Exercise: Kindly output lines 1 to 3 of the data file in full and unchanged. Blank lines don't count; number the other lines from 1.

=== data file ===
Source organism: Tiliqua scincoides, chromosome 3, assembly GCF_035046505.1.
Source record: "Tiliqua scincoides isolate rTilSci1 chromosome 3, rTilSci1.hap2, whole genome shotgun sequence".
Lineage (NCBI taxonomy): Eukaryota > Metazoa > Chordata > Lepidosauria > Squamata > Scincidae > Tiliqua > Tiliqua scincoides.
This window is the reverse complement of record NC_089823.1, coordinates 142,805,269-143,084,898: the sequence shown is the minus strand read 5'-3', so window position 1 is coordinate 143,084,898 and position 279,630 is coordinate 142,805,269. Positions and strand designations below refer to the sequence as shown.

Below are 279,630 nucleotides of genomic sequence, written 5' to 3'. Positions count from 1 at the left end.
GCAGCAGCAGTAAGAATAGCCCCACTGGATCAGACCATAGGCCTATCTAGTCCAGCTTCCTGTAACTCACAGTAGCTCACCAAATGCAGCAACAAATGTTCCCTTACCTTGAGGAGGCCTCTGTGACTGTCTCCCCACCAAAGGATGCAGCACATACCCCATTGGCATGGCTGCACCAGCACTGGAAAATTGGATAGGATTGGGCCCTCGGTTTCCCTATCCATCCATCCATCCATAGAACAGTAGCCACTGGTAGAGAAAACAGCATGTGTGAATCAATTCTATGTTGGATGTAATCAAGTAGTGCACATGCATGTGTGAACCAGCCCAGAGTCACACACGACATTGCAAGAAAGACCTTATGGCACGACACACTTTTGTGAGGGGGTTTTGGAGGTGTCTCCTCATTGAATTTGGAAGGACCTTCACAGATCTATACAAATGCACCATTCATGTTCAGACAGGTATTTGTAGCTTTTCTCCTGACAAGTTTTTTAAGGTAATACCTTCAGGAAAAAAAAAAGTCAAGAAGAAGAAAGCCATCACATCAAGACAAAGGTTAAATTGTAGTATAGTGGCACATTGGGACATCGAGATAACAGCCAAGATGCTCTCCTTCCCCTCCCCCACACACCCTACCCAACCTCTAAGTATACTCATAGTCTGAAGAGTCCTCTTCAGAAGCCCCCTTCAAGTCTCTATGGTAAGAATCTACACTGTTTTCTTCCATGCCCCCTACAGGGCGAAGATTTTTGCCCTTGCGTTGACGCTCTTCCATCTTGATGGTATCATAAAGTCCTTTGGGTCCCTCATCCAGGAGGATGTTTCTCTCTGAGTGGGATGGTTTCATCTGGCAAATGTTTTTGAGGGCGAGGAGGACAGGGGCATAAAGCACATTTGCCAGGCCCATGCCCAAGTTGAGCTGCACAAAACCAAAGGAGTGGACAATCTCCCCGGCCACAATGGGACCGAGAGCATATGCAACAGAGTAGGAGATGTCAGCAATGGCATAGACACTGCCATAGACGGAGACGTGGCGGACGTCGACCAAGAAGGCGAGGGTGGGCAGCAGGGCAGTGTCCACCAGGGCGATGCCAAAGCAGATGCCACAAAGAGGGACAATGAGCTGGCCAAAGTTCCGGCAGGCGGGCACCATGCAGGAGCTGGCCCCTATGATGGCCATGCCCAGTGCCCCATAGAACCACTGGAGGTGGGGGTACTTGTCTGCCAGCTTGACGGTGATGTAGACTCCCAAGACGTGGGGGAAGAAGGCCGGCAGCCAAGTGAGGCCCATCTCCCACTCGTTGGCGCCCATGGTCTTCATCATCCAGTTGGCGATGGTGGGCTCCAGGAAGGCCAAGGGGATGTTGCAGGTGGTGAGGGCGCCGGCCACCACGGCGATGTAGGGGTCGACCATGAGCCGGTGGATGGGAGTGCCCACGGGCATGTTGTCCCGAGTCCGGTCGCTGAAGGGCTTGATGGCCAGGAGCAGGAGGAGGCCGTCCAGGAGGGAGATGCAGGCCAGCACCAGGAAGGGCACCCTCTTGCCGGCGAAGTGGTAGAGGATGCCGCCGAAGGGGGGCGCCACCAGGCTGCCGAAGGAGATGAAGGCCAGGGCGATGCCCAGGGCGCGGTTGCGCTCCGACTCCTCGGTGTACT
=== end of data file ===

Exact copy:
Source organism: Tiliqua scincoides, chromosome 3, assembly GCF_035046505.1.
Source record: "Tiliqua scincoides isolate rTilSci1 chromosome 3, rTilSci1.hap2, whole genome shotgun sequence".
Lineage (NCBI taxonomy): Eukaryota > Metazoa > Chordata > Lepidosauria > Squamata > Scincidae > Tiliqua > Tiliqua scincoides.